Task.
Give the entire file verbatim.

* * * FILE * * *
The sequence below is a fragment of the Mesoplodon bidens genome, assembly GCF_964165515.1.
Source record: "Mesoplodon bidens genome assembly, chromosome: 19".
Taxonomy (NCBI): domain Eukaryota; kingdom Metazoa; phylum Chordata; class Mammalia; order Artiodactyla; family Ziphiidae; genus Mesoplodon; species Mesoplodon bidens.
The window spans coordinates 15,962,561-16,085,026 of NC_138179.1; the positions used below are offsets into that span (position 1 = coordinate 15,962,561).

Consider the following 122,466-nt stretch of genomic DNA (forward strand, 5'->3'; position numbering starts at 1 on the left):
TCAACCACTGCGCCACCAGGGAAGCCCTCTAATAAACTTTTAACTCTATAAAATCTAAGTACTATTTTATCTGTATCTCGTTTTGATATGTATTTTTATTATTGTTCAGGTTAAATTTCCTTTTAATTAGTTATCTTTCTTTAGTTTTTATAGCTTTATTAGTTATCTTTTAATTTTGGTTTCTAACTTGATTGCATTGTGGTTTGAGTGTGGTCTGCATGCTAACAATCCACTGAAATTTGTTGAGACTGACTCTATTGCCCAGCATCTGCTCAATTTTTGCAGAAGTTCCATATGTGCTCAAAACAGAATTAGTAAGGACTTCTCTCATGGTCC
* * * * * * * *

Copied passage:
The sequence below is a fragment of the Mesoplodon bidens genome, assembly GCF_964165515.1.
Source record: "Mesoplodon bidens genome assembly, chromosome: 19".
Taxonomy (NCBI): domain Eukaryota; kingdom Metazoa; phylum Chordata; class Mammalia; order Artiodactyla; family Ziphiidae; genus Mesoplodon; species Mesoplodon bidens.
The window spans coordinates 15,962,561-16,085,026 of NC_138179.1; the positions used below are offsets into that span (position 1 = coordinate 15,962,561).

Consider the following 122,466-nt stretch of genomic DNA (forward strand, 5'->3'; position numbering starts at 1 on the left):
TCAACCACTGCGCCACCAGGGAAGCCCTCTAATAAACTTTTAACTCTATAAAATCTAAGTACTATTTTATCTGTATCTCGTTTTGATATGTATTTTTATTATTGTTCAGGTTAAATTTCCTTTTAATTAGTTATCTTTCTTTAGTTTTTATAGCTTTATTAGTTATCTTTTAATTTTGGTTTCTAACTTGATTGCATTGTGGTTTGAGTGTGGTCTGCATGCTAACAATCCACTGAAATTTGTTGAGACTGACTCTATTGCCCAGCATCTGCTCAATTTTTGCAGAAGTTCCATATGTGCTCAAAACAGAATTAGTAAGGACTTCTCTCATGGTCC